The global Foreign Exchange market oversees upwards of $5 trillion worth of trades every day. For such a huge value of transactions to go through, someone has to lose while another smiles all the way to the bank. When it comes to trading, all sorts of investors are involved, including large institutional players who move the market as well as small individual players whose emotions seem to make their stay in the Forex market short-lived.
The same has also happened to several traders despite their authoritative understanding of technical analysis. This is mainly because most of them jumped in without clear planning/establishing a strategy upon which to abide by regardless of market conditions. The inability to develop a strategy/plan robs off traders the tactical discipline required in a market that clearly has no masters.
Talk of Technical Analysis
If you are a trader and have no clue what technical analysis means, then you are likely to have confused this market with gambling. Trading has nothing to do with rolling the dice or drawing slots.
Technical analysis is a method that traders use to analyze various financial instruments. Technical analysts use charts and several trading tools to predict future price movements. Some of the tools include various indicators such as the Stochastic Oscillator, Relative Strength Index and Elliot’s Wave, among others.
In general terms, technical analysis helps traders identify possible profitable situations in the market by simply looking at the candlestick patterns, trend and combining the lot with a few indicators to try to narrow the margin of error. However, history tells me that 100% accuracy is never a possibility and that at some point, even the most successful traders do lose some bucks.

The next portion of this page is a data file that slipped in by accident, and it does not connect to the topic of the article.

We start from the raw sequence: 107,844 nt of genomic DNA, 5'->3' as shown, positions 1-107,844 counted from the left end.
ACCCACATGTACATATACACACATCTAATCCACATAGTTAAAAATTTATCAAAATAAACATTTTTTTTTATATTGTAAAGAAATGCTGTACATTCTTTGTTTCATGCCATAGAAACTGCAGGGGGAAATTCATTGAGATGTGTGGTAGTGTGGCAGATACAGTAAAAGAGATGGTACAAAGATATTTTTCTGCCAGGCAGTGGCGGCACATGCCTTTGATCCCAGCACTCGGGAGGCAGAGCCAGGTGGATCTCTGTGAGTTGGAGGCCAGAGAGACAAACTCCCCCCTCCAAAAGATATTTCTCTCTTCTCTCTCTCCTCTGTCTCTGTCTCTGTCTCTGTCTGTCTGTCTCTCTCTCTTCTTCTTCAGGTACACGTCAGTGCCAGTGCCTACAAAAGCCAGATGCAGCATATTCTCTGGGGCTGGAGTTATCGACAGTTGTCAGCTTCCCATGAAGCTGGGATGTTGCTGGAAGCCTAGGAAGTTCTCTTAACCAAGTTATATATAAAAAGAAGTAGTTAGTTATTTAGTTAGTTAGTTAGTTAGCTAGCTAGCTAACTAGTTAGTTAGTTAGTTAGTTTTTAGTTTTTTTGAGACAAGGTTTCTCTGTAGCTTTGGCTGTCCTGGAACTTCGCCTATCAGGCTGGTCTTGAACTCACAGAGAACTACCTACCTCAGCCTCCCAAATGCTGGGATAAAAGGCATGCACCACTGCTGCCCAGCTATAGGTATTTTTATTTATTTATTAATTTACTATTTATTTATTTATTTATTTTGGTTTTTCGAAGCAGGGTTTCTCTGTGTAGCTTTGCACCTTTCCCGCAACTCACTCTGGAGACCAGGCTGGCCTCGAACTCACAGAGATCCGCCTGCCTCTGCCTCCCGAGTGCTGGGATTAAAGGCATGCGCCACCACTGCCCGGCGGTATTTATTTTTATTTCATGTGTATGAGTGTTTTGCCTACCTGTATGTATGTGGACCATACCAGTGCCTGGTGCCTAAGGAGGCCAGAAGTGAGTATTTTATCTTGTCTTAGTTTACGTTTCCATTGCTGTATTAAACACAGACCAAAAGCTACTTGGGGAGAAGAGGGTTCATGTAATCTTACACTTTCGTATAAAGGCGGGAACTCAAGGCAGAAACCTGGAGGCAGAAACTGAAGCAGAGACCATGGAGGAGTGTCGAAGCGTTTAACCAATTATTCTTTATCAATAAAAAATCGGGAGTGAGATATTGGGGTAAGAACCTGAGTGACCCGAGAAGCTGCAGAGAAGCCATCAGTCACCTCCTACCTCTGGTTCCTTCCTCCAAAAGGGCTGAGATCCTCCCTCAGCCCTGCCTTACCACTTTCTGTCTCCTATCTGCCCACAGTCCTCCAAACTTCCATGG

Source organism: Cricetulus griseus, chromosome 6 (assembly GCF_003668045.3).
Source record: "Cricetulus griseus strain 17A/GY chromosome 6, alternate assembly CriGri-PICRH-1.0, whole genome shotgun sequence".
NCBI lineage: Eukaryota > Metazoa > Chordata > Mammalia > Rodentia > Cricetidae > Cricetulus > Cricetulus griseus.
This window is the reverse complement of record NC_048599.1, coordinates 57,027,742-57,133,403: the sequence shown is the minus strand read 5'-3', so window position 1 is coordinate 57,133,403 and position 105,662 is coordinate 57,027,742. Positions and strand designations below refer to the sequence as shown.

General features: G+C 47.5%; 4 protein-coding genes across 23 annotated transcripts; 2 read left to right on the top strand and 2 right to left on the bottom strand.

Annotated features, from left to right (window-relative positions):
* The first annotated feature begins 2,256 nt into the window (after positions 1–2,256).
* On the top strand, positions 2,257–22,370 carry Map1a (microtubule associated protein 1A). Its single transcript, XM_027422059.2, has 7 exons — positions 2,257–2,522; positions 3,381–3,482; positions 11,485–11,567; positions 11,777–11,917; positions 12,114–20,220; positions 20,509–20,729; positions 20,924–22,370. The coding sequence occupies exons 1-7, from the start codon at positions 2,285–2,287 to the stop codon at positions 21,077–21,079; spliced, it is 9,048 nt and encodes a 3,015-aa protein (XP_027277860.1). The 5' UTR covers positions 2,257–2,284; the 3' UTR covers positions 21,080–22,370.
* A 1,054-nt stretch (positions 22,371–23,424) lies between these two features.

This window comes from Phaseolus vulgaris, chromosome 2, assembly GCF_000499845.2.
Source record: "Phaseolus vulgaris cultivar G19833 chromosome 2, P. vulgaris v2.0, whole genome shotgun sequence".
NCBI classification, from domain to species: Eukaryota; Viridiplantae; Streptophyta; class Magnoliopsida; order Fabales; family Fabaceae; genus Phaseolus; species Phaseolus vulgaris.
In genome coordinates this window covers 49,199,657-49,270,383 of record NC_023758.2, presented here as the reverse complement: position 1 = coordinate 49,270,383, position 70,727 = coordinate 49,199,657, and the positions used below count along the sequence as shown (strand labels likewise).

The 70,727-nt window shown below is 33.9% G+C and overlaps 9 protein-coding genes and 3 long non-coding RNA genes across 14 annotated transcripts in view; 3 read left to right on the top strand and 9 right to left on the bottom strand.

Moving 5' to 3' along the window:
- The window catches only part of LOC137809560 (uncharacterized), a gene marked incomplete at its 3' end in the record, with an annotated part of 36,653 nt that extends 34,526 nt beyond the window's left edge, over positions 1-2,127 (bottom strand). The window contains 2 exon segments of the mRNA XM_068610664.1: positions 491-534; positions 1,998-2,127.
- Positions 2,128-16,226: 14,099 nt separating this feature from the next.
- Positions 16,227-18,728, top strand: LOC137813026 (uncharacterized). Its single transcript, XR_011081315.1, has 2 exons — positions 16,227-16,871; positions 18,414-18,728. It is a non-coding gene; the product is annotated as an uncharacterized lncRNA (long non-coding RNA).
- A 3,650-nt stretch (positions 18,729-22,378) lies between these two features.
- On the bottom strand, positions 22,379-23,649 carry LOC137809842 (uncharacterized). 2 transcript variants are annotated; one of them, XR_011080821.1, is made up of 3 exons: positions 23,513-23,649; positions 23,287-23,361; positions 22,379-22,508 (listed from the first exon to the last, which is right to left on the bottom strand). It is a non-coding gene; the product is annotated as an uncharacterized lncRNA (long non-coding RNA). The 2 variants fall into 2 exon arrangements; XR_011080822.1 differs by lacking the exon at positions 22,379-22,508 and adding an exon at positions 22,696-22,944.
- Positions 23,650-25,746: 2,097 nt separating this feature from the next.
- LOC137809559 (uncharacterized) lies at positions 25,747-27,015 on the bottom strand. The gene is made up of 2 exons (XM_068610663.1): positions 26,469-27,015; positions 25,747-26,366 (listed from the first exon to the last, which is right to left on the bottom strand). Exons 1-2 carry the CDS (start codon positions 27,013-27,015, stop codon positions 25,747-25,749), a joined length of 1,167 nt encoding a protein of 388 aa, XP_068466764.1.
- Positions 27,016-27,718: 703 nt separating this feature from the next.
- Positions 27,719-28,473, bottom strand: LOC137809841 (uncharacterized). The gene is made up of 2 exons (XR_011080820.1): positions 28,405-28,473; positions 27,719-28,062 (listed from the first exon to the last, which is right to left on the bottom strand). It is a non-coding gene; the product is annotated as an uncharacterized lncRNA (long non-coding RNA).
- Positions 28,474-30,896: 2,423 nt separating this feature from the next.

Volatility is an essential aspect in trading, and technical analysts apply their skills in identifying the next change in trend/reversal, the strength of a trend and possible breakouts. With technical analysis, some traders run the risk of using too many indicators and candlestick patterns such that making a decision on whether to buy or sell particular security becomes much harder. I have come across several technical analysis charts that will almost certainly frighten every novice in trading. This is where the use of tactics becomes more important.
Talk of Tactics in Trading
In trading, there are three types of traders. Day traders are those who trade very frequently sometimes a couple of times a day, or even more.
Then we have swing traders (I belong to this category) who identify crucial turning points based on various technical indicators and candlestick patterns. The periods in swing trading can vary from a four-hourly chart, a daily chart, weekly and even monthly. Mind you, some do try to use shorter periods, but speaking from experience, the medium periods seem to work well. Then, of course, you can use the shorter and longer period charts to narrow the margin for error in the medium period charts. That’s is just a simple synopsis of how I approach the market.